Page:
What’s in a Name?

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Celebrate National Library Week, April 12-18, 2015, Unlimited possibilities @ your library

This week is National Library Week, a time to celebrate the contributions of our nation’s libraries and librarians and to promote library use and support. Tomorrow, April 14th, is National Library Workers Day, a day for library staff, users, administrators and Friends groups to recognize the valuable contributions made by all library workers.

In California, you will find school library workers with many different titles:

  • Library Media Coordinator
  • Library Coordinator
  • Library Media Specialist
  • Media Specialist
  • Library Media Teacher
  • Library Teacher
  • Library Media Technician
  • Library Technician
  • Library Media Assistant
  • Library Assistant
  • Library Data Specialist
  • Library Aide
  • Library Clerk

Of course, no matter what a school library worker’s title might be, most patrons tend to call that person “librarian.” Unfortunately, they also erroneously assume that every librarian performs the same duties.

There are actually only two types of librarians in California schools – certificated librarians and classified librarians.  Certificated librarians hold both a teaching credential and an advanced credential and/or a Master’s Degree in library media.  With this advanced training, they are able to serve as information specialists, instructional partners, program administrators, teachers, and leaders in their school settings.  The heart of their mission is to train both students and staff how to appropriately access, critically evaluate, and ethically use information in both print and digital formats. The infographic located below provides more detail regarding the specific duties performed by the certificated teacher librarian.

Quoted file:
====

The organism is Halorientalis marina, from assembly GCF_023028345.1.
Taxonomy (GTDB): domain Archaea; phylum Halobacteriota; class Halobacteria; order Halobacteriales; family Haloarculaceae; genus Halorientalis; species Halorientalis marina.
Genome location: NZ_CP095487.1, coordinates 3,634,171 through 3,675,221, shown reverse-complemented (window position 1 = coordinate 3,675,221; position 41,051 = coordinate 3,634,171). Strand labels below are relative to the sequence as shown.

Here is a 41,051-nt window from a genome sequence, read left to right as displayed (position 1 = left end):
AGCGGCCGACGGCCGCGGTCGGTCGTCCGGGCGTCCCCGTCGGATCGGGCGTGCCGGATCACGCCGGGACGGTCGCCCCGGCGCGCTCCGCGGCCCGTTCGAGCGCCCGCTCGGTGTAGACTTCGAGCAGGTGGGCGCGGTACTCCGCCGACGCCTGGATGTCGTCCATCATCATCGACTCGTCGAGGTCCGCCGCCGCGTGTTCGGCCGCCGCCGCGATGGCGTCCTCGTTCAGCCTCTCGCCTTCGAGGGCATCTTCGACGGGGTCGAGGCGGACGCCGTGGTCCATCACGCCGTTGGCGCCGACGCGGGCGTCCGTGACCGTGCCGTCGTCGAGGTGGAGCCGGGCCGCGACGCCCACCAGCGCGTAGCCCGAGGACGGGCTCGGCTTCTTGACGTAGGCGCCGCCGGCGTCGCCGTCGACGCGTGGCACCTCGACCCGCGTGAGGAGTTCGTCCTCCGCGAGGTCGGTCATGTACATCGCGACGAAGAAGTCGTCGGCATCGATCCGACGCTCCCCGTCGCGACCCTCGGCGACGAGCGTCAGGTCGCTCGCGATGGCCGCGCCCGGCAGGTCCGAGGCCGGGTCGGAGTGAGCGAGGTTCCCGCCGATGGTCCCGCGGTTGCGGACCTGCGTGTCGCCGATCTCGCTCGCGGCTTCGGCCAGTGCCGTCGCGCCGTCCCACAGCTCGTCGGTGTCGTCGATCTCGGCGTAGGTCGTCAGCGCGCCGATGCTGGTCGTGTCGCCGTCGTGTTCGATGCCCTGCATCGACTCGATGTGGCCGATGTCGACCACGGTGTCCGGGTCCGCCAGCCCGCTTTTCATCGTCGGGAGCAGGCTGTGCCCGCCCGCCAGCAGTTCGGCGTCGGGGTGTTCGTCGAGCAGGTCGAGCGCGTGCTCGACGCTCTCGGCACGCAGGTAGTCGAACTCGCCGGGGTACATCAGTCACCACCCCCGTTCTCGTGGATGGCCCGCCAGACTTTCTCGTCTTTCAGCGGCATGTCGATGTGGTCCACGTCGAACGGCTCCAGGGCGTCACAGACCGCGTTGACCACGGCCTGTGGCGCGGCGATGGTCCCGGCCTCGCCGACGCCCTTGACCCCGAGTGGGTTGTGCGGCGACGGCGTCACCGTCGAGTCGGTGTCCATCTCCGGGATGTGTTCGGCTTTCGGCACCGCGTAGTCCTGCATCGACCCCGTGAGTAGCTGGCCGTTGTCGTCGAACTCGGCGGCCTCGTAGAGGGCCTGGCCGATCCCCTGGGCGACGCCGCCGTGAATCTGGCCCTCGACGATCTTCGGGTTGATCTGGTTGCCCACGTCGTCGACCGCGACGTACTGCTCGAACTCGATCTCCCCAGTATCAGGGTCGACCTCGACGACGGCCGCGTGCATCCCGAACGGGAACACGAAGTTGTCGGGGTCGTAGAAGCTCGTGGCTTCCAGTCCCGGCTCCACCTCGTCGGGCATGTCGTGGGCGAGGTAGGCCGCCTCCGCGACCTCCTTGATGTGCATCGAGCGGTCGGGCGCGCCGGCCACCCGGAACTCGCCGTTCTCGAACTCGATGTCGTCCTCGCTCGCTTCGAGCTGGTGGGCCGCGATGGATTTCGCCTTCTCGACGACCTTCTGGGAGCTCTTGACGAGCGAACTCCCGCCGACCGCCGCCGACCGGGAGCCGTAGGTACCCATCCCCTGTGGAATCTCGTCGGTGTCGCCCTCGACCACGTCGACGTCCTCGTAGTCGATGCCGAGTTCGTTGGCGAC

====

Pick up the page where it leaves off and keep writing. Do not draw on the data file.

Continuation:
The classified librarian is a paraprofessional staff member that may or may not possess library support staff certification obtained from a community college or LSSC approved program. This certification enables the paraprofessional to successfully manage the day-to-day operations of the library.

When schools employ both a certificated and classified librarian, they are able to work as a team – the classified paraprofessional assumes responsibility for most of the operational and clerical duties so that the certificated teacher librarian can spend the majority of his or her time collaborating with teachers to plan units of study, teaching students how to access,evaluate and use information, learning how to use emerging technologies, and providing professional development to staff.

Unfortunately, less than 10% of California schools employ certificated teacher librarians. The majority of school libraries are run by a lone classified paraprofessional staff member, which reduces the services provided to students and staff to that of what many consider the “standard” librarian – someone who just checks out books and takes care of clerical duties.  This is not to say that paraprofessionals are not capable of providing more services; it is just unlikely and unreasonable to expect that one person, who may or may not have received formal training, can provide more than the basics to meet the needs of hundreds of students and staff during a typical school day.

So as we celebrate National Library Week, please make an effort to stop perpetuating the stereotype of the “standard” librarian. Take some time to educate yourself about the type of librarian that your local school employs (or should employ) and how you can support him or her (you can recognize stellar library workers here!). And if your school library doesn’t employ a teacher librarian-paraprofessional team, then advocate for one!

The Teacher Librarian Infographic

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